The 2011 Jeep Grand Cherokee is fabulous.
I didn't know what I expected, but I didn't imagine such a refined, sharply dressed, and nicely appointed piece of Detroit iron as I drove last week. The Grand Cherokee unequivocally earns the grand part of its name.
In the past, this Jeep was a great off-road machine with bulldozer refinement. The shiny plastic dash looked like it was a byproduct of something washing up on a Mississippi shoreline.
Now, the Grand Cherokee is the complete package, better inside and outside, on the road and off.
It's been a long time in the making. The Grand Cherokee redesign -- this is the fourth generation -- has endured three companies and a handful of CEOs, all of whom wanted to leave their oily thumb prints on it.
When Fiat SpA took over after Chrysler emerged from bankruptcy, the company went nearly silent. Little news came from Auburn Hills -- except the Fiat manifesto revealed in November -- and no new vehicles appeared other than the Dodge Ram HD.
In Detroit, we wept quietly. New hoods on the Chrysler Sebring and some shiny plastic vents tossed around for "refreshed" vehicles were automotive Band-Aids to a blown oil pan; they weren't fooling anyone.
We prematurely mourned for the Grand Cherokee.
But maybe the death knell we thought we heard echoing from Auburn Hills was actually Jeep designers and engineers scurrying to finish a masterpiece. Man, they've been busy.
The 2011 Grand Cherokee, rolling off a Detroit assembly line and heading to dealerships right now, glides along the road like a luxury crossover and then chews up rocky trails like it has tracks. Jeep's flagship is one of the few remaining vehicles that can plant his majesty's banner atop any hill and still remain fit for a king.
It's the only one with a starting price of $30,000.
Pentastar V-6 adds horsepower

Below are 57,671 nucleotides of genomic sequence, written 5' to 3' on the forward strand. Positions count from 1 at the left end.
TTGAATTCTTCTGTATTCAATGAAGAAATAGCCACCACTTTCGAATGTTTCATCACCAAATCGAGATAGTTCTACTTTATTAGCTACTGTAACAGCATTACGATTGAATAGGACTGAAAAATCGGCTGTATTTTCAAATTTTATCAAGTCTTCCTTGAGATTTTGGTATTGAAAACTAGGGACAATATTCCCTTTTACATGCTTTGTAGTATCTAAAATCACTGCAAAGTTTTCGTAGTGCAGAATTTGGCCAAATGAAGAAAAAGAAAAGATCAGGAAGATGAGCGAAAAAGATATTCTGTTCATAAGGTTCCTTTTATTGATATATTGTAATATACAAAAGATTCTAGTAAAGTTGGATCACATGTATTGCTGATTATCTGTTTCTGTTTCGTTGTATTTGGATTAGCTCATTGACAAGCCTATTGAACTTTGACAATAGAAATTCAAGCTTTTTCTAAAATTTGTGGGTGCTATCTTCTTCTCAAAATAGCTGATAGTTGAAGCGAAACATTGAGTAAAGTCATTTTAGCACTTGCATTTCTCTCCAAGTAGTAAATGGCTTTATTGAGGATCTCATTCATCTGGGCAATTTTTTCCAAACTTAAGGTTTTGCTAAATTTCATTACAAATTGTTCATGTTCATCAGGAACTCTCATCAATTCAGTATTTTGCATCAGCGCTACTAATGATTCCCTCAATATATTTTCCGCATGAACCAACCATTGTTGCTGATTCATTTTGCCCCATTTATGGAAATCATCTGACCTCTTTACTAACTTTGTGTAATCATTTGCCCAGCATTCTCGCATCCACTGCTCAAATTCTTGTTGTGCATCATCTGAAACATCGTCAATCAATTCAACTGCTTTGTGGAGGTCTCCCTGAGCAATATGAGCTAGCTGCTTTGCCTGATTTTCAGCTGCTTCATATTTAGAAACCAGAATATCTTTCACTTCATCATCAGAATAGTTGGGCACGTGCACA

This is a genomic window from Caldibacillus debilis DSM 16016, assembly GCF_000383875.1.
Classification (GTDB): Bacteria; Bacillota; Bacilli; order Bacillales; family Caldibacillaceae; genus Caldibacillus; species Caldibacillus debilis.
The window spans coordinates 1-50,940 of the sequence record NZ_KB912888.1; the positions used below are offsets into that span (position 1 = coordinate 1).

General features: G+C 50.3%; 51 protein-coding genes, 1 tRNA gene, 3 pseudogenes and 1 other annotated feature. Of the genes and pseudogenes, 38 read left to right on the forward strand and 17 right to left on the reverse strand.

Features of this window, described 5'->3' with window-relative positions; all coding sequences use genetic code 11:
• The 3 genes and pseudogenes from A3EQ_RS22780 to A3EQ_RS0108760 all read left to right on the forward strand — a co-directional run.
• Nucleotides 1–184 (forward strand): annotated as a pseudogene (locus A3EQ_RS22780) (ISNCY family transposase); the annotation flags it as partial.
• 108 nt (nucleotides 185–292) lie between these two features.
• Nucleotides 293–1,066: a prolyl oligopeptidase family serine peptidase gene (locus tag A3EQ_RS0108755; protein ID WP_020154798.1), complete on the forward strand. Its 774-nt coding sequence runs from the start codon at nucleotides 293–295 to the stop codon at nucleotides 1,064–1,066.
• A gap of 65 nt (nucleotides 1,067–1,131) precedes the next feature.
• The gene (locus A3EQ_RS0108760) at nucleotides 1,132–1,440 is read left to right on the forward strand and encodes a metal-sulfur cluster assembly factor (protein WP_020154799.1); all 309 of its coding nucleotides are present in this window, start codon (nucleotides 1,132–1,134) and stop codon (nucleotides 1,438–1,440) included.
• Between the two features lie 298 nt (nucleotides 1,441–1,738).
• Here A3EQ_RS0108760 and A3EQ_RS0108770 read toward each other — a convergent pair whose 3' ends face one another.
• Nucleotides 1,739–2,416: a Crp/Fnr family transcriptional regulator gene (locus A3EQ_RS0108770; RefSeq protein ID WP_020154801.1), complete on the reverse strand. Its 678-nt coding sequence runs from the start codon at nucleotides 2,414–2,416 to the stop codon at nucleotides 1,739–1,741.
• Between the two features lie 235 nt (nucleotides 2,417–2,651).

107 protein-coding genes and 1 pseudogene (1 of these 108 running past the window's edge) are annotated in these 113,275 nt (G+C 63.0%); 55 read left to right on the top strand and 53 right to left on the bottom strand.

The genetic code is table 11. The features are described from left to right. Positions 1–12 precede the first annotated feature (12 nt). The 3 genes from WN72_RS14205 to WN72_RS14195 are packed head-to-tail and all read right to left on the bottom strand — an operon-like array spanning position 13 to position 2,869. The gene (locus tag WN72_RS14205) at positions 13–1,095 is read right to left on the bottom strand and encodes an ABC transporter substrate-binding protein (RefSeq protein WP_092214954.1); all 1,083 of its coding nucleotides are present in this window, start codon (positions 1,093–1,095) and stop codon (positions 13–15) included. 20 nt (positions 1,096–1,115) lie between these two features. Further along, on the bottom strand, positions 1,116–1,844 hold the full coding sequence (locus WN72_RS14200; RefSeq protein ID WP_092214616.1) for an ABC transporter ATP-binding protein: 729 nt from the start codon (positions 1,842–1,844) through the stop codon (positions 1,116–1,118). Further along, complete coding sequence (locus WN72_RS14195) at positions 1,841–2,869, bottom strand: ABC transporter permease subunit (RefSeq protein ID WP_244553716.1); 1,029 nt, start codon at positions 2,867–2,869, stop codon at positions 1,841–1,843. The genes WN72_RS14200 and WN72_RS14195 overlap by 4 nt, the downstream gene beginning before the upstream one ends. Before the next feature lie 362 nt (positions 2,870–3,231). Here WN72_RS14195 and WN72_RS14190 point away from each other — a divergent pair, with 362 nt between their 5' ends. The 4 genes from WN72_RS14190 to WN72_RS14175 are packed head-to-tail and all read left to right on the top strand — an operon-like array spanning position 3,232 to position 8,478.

The all-new Pentastar 3.6-liter V-6 mated to a five-speed automatic transmission is pure heaven. The 290 horsepower and 260 pound-feet of torque give the Grand Cherokee plenty of power and gusto.
Along the highway, the Grand Cherokee can hit 80 mph easily and there's still something left in the tank if you need a little more. (Compared to the outgoing V-6, the Pentastar provides 38 percent more horsepower.) The engine manages a respectable 23 mpg on the highway and 16 mpg in the city; in mixed driving, I averaged 22 mpg, according to the computer readout.
Then there's the 5.7-liter V-8. Jeep plays down the fact this engine is so similar to the 5.7-liter Hemi V-8 that it actually is the Hemi V-8. There's not a badge on the SUV's exterior extolling that it's got a Hemi. My, how times change. You can still have a big V-8; just don't tell your neighbors.
But it rumbles like a Hemi, providing 360 horsepower and 390 pound-feet of torque, while also offering the ability to shut off four cylinders to improve the vehicle's overall gas mileage. (If you open the hood, Hemi is proudly recognized, but that's it.) This is the engine for people who need to tow something big -- though the smaller V-6 can still manage to pull 5,000 pounds.
Both vehicles provide extremely smooth and quiet rides thanks to suspension and chassis improvements, aerodynamic enhancements as well as sound-deadening done to the Grand Cherokee.
For performance, Jeep added an optional air suspension that can adjust the vehicle's ride height from 8.1 inches of ground clearance to 11.2 inches.